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International Angiology 2021 April;40(2):87-96

DOI: 10.23736/S0392-9590.20.04525-3


language: English

Influence of contralateral carotid artery occlusions on short- and long-term outcomes of carotid artery stenting: a retrospective single-center analysis and review of literature

Renato CASANA 1, 2 , Maurizio DOMANIN 3, 4, Chiara MALLOGGI 2, Valerio S. TOLVA 5, Andrea ODERO Jr 1, Daniele BISSACCO 3, Santi TRIMARCHI 3, 4, Vincenzo SILANI 6, 7, Gianfranco PARATI 8, 9

1 Department of Surgery, IRCCS Istituto Auxologico Italiano, Milan, Italy; 2 Laboratory of Research in Vascular Surgery, IRCCS Istituto Auxologico Italiano, Milan, Italy; 3 Vascular Surgery Unit, IRCCS, Ospedale Maggiore Policlinico, Milan, Italy; 4 Università degli Studi di Milano, Milan, Italy; 5 Department of Vascular and Endovascular Surgery, Policlinico di Monza, Monza, Monza-Brianza, Italy; 6 Department of Neurology-Stroke and Neuroscience, IRCCS Istituto Auxologico Italiano, Ospedale San Luca, Milan, Italy; 7 Department of Pathophysiology and Transplantation, Università degli Studi di Milano, Milan, Italy; 8 Department of Cardiovascular, Neural and Metabolic Sciences, IRCCS Istituto Auxologico Italiano, San Luca Hospital, Milan, Italy; 9 Department of Medicine and Surgery, Università di Milano-Bicocca, Monza, Monza-Brianza, Italy

BACKGROUND: In the current literature, correlations between a contralateral carotid artery occlusion (CCO) with mortality and major adverse cardiac or cerebrovascular events (MACCE) rates after carotid artery stenting (CAS) are often described with controversial conclusions. Moreover, long-term results of mortality, MACCE and restenosis rate are scarcely reported. This study examined the association between a CCO and the short- and long-term outcomes after CAS.
METHODS: One hundred and forty-six patients with CCO and without (No-CCO) who underwent between 2010 and 2017 to a CAS procedure in a single institution were retrospectively evaluated. The primary aim of the study was to evaluate mortality and MACCE rates in the short-term (defined as the occurrence during hospitalization and within 30-day) and after 3-year follow-up. The secondary aim of the study was to examine the restenosis rates in the short- and long-term period.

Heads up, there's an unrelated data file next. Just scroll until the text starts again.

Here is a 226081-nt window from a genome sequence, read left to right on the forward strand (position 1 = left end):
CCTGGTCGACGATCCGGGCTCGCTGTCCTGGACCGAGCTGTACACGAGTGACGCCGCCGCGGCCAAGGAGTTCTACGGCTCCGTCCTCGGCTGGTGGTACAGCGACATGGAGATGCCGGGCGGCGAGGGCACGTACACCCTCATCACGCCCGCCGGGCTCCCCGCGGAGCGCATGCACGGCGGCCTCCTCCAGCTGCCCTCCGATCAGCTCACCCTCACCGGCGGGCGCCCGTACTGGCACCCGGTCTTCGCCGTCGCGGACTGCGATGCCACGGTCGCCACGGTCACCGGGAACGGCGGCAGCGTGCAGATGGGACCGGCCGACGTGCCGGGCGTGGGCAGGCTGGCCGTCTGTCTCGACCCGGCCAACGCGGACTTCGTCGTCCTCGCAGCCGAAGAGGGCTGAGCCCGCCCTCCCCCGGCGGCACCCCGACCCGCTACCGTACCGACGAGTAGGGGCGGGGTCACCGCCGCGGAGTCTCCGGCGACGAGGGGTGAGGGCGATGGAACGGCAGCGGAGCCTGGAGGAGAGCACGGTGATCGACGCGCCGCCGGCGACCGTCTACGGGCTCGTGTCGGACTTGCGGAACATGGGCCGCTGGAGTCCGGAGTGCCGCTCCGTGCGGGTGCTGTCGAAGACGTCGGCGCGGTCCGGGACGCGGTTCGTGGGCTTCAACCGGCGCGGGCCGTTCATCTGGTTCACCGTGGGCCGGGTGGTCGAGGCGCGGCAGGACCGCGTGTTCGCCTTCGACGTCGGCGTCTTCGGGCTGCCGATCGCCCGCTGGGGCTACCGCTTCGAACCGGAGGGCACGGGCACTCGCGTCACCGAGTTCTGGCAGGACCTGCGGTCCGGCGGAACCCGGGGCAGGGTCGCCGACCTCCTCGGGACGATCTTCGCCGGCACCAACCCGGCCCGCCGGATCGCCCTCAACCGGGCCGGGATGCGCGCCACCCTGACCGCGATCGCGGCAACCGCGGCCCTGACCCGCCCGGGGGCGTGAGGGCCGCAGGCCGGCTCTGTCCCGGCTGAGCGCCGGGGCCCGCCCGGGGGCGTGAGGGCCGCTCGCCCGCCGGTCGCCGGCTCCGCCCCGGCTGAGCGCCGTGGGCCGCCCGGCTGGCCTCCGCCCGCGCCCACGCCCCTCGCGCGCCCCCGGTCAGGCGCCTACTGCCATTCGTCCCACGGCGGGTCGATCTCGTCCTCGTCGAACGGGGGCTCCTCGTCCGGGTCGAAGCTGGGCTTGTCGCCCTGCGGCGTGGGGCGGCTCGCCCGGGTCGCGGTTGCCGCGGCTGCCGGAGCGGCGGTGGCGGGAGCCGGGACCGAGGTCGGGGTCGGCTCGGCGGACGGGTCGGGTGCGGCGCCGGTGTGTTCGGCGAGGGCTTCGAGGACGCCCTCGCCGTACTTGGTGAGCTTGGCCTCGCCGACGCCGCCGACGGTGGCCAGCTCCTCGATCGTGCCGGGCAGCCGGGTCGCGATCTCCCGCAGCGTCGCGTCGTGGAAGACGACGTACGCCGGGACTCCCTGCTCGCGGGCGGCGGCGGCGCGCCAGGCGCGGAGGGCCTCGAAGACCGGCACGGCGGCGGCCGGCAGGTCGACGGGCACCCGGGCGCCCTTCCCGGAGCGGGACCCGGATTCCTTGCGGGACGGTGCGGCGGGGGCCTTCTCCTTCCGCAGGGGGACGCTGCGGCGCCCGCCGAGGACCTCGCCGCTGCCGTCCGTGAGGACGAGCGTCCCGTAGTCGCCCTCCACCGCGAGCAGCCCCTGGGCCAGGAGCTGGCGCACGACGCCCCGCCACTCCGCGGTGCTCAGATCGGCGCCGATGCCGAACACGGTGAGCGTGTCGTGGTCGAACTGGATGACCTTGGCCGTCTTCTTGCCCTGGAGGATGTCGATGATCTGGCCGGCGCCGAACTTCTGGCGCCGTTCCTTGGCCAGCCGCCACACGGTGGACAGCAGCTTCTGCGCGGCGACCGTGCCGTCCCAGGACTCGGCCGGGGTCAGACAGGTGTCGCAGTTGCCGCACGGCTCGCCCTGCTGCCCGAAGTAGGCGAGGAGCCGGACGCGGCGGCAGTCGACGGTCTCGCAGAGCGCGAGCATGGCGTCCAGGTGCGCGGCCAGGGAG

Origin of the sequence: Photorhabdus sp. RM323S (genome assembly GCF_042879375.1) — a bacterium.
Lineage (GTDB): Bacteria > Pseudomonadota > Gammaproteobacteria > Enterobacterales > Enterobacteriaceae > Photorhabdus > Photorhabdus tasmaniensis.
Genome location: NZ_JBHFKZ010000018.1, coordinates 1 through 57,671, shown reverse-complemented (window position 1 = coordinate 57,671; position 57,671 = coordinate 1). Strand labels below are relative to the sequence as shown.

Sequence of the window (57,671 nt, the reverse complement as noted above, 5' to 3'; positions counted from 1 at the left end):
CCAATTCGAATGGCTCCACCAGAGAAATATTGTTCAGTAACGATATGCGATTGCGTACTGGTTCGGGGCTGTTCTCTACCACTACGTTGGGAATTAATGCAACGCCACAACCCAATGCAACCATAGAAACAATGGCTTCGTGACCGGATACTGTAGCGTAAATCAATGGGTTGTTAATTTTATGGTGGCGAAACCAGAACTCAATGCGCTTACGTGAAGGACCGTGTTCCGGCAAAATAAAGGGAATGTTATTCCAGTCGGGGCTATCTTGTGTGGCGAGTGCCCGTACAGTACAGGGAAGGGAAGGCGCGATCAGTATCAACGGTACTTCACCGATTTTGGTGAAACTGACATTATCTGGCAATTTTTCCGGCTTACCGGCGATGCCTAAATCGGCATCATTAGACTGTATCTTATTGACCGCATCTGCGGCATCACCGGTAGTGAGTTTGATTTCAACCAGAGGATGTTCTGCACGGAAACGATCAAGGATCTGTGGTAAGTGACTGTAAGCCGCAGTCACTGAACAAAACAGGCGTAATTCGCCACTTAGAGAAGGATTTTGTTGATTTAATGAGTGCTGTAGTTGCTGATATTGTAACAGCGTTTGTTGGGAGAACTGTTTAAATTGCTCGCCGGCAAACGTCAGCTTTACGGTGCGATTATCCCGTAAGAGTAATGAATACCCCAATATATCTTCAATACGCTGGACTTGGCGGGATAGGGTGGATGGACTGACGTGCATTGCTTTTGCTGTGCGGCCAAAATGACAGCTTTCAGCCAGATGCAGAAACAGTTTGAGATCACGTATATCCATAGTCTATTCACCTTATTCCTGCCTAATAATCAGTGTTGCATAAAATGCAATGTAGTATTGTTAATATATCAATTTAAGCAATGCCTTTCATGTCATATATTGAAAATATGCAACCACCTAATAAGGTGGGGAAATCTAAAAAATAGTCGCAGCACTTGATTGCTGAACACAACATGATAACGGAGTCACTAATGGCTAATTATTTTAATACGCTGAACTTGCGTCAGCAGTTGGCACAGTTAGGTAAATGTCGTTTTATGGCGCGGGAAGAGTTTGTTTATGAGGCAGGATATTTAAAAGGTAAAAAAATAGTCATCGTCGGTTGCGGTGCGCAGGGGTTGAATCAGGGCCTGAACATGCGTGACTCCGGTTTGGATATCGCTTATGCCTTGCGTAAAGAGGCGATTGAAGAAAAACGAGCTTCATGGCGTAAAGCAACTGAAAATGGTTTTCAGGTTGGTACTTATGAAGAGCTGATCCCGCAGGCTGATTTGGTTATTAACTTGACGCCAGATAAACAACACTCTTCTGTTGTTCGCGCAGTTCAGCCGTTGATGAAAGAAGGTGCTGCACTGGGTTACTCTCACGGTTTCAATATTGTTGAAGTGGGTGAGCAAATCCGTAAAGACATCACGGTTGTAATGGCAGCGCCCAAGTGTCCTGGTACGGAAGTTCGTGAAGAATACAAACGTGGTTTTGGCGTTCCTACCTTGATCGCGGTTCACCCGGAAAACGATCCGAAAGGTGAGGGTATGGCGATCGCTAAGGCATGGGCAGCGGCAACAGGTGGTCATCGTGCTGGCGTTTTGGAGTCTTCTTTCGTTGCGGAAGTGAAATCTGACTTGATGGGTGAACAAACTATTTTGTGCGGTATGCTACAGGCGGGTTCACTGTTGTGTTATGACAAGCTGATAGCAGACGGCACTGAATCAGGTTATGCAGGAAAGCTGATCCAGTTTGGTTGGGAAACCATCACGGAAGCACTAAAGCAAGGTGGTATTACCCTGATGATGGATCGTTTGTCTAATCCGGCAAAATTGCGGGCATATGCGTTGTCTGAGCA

RESULTS: The overall success of CAS was 99.3% and the 30-day all-cause mortality rate was 0.7% (one death). About MACCE, there were no major strokes in the CCO groups and 1 (1.4%) in the No-CCO group (P=1.00). The rate of 30-day minor strokes was 1.4% (1 patient) in the CCO group and 2.7% (2 patients) in the No-CCO group (P=1.00). In the 3-year follow-up, death occurred in 11 CCO vs. 6 No-CCO patients, respectively (15.1% vs. 8.2%, P=0.30). Regarding MACCE, major stroke occurred in 6 CCO vs. 2 No-CCO patients (8.2% vs. 2.7%, P=0.27), minor stroke in 6 CCO vs. 6 No-CCO (8.2% vs. 8.2%, P=1.0) and myocardial infarction in 6 CCO (8.2%) vs. 3 No-CCO patients (8.2 vs. 4.1%, P=0.49), respectively. Regarding the 30-day restenosis rate, it was observed in one patient (1.4%) in the CCO group while no cases were recorded in the No-CCO group, respectively (P=1.00). In the 3-year follow-up, greater than >50% restenosis was observed in 7 patients (9.6%) in the CCO group and in one patient (1.4%) in the No-CCO group (P=0.06), respectively. Kaplan-Meier survival analysis revealed that CCO patients had a lower 3-year freedom from restenosis rate with respect to the No-CCO group (87.6% vs. 98.6%, P=0.024). A Cox regression model on 3-year restenosis highlighted female gender and hypertension to be statistically significant predictors of restenosis.
CONCLUSIONS: Patients with a preexisting CCO did not show a significative increased risk of procedural adverse events after CAS both in the immediate and long-term follow-up, but on the long term they are more likely to experience restenosis. CCO condition should be considered always as a clinical manifestation of a more aggressive carotid atherosclerosis.

KEY WORDS: Carotid arteries; Carotid artery diseases; Stents

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